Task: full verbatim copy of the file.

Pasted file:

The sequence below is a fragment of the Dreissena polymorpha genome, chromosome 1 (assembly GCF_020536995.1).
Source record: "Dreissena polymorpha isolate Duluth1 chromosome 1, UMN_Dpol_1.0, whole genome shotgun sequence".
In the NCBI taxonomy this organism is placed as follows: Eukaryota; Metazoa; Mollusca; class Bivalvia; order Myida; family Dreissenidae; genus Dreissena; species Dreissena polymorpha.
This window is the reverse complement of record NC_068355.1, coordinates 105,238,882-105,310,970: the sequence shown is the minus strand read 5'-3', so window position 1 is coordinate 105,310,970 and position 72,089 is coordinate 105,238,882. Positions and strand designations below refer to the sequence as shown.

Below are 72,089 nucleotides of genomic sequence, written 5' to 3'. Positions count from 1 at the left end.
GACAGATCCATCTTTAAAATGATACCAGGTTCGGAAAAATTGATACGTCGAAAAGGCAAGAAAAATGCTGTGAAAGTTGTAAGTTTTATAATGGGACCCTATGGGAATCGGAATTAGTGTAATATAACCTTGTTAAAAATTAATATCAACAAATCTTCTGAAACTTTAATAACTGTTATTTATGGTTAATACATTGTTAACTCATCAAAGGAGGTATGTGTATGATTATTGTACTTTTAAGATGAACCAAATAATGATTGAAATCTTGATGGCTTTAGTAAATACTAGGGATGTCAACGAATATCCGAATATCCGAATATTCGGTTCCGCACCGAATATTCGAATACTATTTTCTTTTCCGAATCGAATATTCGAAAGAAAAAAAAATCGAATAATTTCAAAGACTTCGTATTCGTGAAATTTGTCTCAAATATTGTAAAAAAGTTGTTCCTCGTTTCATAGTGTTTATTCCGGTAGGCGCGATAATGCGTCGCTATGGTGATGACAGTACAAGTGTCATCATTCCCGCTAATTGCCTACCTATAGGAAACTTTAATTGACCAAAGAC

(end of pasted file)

The sequence below is a fragment of the Dreissena polymorpha genome, chromosome 1 (assembly GCF_020536995.1).
Source record: "Dreissena polymorpha isolate Duluth1 chromosome 1, UMN_Dpol_1.0, whole genome shotgun sequence".
In the NCBI taxonomy this organism is placed as follows: Eukaryota; Metazoa; Mollusca; class Bivalvia; order Myida; family Dreissenidae; genus Dreissena; species Dreissena polymorpha.
This window is the reverse complement of record NC_068355.1, coordinates 105,238,882-105,310,970: the sequence shown is the minus strand read 5'-3', so window position 1 is coordinate 105,310,970 and position 72,089 is coordinate 105,238,882. Positions and strand designations below refer to the sequence as shown.

Below are 72,089 nucleotides of genomic sequence, written 5' to 3'. Positions count from 1 at the left end.
GACAGATCCATCTTTAAAATGATACCAGGTTCGGAAAAATTGATACGTCGAAAAGGCAAGAAAAATGCTGTGAAAGTTGTAAGTTTTATAATGGGACCCTATGGGAATCGGAATTAGTGTAATATAACCTTGTTAAAAATTAATATCAACAAATCTTCTGAAACTTTAATAACTGTTATTTATGGTTAATACATTGTTAACTCATCAAAGGAGGTATGTGTATGATTATTGTACTTTTAAGATGAACCAAATAATGATTGAAATCTTGATGGCTTTAGTAAATACTAGGGATGTCAACGAATATCCGAATATCCGAATATTCGGTTCCGCACCGAATATTCGAATACTATTTTCTTTTCCGAATCGAATATTCGAAAGAAAAAAAAATCGAATAATTTCAAAGACTTCGTATTCGTGAAATTTGTCTCAAATATTGTAAAAAAGTTGTTCCTCGTTTCATAGTGTTTATTCCGGTAGGCGCGATAATGCGTCGCTATGGTGATGACAGTACAAGTGTCATCATTCCCGCTAATTGCCTACCTATAGGAAACTTTAATTGACCAAAGAC